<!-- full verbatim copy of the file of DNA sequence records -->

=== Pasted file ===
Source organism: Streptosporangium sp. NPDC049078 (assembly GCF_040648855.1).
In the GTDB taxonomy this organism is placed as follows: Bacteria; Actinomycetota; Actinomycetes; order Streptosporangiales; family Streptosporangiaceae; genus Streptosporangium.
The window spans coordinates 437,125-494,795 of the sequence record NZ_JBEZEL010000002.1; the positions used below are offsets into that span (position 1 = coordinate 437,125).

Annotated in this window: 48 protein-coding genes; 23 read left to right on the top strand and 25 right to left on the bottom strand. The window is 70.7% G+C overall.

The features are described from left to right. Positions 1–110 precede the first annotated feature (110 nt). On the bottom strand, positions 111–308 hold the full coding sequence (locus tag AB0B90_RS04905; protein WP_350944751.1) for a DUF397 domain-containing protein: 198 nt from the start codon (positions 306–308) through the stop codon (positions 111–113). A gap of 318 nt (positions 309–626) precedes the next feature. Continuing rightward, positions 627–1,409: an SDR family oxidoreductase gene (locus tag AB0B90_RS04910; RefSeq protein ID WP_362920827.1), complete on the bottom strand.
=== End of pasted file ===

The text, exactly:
Source organism: Streptosporangium sp. NPDC049078 (assembly GCF_040648855.1).
In the GTDB taxonomy this organism is placed as follows: Bacteria; Actinomycetota; Actinomycetes; order Streptosporangiales; family Streptosporangiaceae; genus Streptosporangium.
The window spans coordinates 437,125-494,795 of the sequence record NZ_JBEZEL010000002.1; the positions used below are offsets into that span (position 1 = coordinate 437,125).

Annotated in this window: 48 protein-coding genes; 23 read left to right on the top strand and 25 right to left on the bottom strand. The window is 70.7% G+C overall.

The features are described from left to right. Positions 1–110 precede the first annotated feature (110 nt). On the bottom strand, positions 111–308 hold the full coding sequence (locus tag AB0B90_RS04905; protein WP_350944751.1) for a DUF397 domain-containing protein: 198 nt from the start codon (positions 306–308) through the stop codon (positions 111–113). A gap of 318 nt (positions 309–626) precedes the next feature. Continuing rightward, positions 627–1,409: an SDR family oxidoreductase gene (locus tag AB0B90_RS04910; RefSeq protein ID WP_362920827.1), complete on the bottom strand.